Glass: Applebees for takeout. You said it, not me. But not even eating inside a restaurant. This is taking out the food and eating it at home. So a lot of dads that don’t know how to cook out there I guess. But yeah, I mean, what’s in the future for us, I mean we just continue to see our business doubling year over year. We plan to do well over 200 million transactions this year and over $5 billion dollars in GMV. And it’s exciting for us to be growing as fast as we are at a time when you see some slowdown in the growth rates of some large players like Grubhub. I think they’re growing somewhere between 20 and 30% and we’re growing 100% year over year in terms of the sales volume going through our platform. And I think that’s in large part more restaurants coming on to do digital ordering and delivery, but also just a lot more volume going through those restaurants that are using the platform, up 50% year over year. So we’re thrilled to see that trajectory and see this industry really go digital.
Cakmak: Awesome. Thank you so much.
Kirkpatrick: I’ve got one last question for you. Uber thinks Uber Eats is going to be its salvation. Does that make sense to you? I mean one of its—it needs multiple salvations, but there’s a lot of hope that delivering food could make up for the fact that the basic business economics may not work in the basic business.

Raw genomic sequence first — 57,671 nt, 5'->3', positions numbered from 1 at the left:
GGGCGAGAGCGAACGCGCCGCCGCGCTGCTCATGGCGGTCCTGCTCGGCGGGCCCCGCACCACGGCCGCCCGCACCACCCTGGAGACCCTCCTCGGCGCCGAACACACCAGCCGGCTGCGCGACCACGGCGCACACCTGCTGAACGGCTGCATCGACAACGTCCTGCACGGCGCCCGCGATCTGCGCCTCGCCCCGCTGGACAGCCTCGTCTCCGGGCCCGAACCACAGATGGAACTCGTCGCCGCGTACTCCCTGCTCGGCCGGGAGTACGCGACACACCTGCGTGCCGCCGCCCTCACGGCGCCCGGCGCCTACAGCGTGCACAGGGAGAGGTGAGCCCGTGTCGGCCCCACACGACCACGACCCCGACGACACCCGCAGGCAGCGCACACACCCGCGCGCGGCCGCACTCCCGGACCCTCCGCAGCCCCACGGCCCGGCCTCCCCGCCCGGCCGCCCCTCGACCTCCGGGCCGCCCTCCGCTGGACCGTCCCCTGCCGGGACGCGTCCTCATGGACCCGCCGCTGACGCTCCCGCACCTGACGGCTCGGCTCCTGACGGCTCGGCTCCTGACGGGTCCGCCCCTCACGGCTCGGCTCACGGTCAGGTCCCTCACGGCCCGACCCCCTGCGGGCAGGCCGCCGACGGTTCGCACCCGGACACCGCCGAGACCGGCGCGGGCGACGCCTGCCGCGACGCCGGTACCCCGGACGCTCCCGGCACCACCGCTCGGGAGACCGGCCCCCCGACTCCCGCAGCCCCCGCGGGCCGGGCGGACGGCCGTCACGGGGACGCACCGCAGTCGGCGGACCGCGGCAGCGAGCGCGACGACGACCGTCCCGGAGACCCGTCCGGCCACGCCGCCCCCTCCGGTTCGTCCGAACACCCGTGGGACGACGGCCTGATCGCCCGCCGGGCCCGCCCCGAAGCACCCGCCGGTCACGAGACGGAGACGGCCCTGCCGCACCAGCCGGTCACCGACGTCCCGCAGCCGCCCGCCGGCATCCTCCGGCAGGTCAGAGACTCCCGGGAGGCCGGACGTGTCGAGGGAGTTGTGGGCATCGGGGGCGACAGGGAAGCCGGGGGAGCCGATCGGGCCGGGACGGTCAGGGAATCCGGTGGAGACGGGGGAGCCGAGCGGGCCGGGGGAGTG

Glass: Yeah, I think it’s a, as I said, a really big industry, and I think it’s one where there is margin to play with on truly incremental business. And I think it’s one that, you know, serves the core Uber business really well of they have all these drivers, they can do passenger trips, that’s their core business. But they can also deliver food and there’s a lot of food that people want delivered to them. And certainly the 55,000 restaurants that use Olo are clamoring for more delivery options and more delivery liquidity, so I think that works really well—
David: Do you partner with Uber at all?
Glass: Haven’t announced anything publicly with Uber, but there’s opportunity for us to work with a group like Uber as part of our delivery network, for sure.
David: Interesting. Well thank you so much for being here.
Glass: Yeah, thank you.